I was a bit surprised to read that Grimsby Town had brought in two more loan players this week in the shape of Ipswich striker James Alabi and Crawley midfielder Conor Henderson. The trouble is, none of us know the slightest thing about them. Fortunately we can make unreasoned, unscientific and unfair judgments on them without having seen them kick a ball thanks to the existence of Football Manager.
Despite its popularity, it’s been cited in a number of genuine divorce cases over the years – and I know for a fact that it ended the life of my mate’s laptop when he hurled it across the room in a fit of rage after he lost 1-0 at home to Colwyn Bay in an FA Cup fourth qualifying round match.
It’s also made stars of players that turned out to be a crock of shite in real life (see number 4 in this list for a great example). But the makers will say that it’s more realistic now than it’s ever been, and I’m sure I read something about real football managers in the lower leagues using it to scout potential signings because it saves on time and petrol.
So then, here’s what FM16 makes of James Alabi:
If the game’s anything to go by, he’s got good physical attributes, he’s brave, shows good movement off the ball, works hard and is decent at dribbling. For what it’s worth, had I found him on my own Grimsby Town management campaign (which you can read about on my other blog, It’s Just Electrical Impulses) then I’d be tempted to bring him in on loan myself.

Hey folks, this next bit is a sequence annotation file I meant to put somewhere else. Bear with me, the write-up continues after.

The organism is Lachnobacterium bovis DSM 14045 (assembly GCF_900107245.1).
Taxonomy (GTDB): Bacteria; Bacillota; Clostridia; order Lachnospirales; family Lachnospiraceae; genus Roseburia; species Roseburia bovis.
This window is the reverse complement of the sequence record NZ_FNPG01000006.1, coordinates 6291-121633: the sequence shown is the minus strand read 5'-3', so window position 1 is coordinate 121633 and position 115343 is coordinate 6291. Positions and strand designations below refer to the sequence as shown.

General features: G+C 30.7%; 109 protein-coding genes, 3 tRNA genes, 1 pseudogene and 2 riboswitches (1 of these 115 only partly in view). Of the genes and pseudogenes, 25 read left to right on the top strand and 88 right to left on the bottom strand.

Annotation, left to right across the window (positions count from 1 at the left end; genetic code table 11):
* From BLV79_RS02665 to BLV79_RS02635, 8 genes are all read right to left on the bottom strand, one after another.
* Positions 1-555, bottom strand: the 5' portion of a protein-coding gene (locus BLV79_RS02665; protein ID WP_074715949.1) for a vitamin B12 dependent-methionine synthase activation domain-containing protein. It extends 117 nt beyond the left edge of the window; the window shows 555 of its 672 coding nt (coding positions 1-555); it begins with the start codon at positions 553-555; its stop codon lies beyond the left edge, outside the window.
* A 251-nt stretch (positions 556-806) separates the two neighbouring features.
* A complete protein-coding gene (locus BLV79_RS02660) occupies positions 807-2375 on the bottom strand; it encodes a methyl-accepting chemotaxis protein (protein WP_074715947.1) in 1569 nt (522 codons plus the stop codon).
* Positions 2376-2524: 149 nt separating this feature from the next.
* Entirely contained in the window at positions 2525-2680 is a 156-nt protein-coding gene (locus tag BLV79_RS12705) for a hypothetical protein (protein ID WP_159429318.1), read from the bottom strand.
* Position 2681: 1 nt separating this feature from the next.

Here are the stats for Conor Henderson:
Looks like a well-rounded player – no outstanding attributes in particular, but good balance, first touch and technique (perhaps something you’d expect from an Arsenal graduate). Looks like he might be a good set piece taker too.
And for what it’s worth, here’s what the game makes of Alex Jones:
Looks like he has some aggression about him – and with scores of 12 or above in acceleration, pace, dribbling and finishing, he should be a good player at this level. I think we’ll see more of him when he gets his debut goal.
Hurst certainly has given himself options up front, and it’s interesting he’s brought in Alabi just when Omar Bogle is returning to fitness. He’s given himself a proper little dilemma. One of our five strikers won’t make the matchday 16, and two more will probably have to sit on the bench:
- Amond – how can you drop a player who is basically scoring a goal a game?
- Pittman – a very capable striker at this level if given a run of games and stays injury free
- Bogle – already in double figures for the season and, on balance, has made a good start to his Grimsby career
- Jones – looks lively and has worked well in partnership with Podge so far. Might see more if and when he grabs a goal his play has deserved
- Alabi – would be unfair to comment given that none of us know anything about him
We know Hurst doesn’t like bringing in loan players and not playing them. But will that upset those players who are here permanently, especially if they’re fit and raring to go?
I’ve blogged about this before and I haven’t got the time or inclination to repeat myself in depth, but despite being a huge advocate of Hurst it’s his management of strikers that remains the one area of his management that concerns me most. I’m not sure he’s been able to keep them all motivated and firing when he begins rotating players and disrupting partnerships.
Personally, with Bogle and Pittman close to a return, I don’t see the necessity of having a fifth striker on the books.
But I’d be delighted to be proved wrong.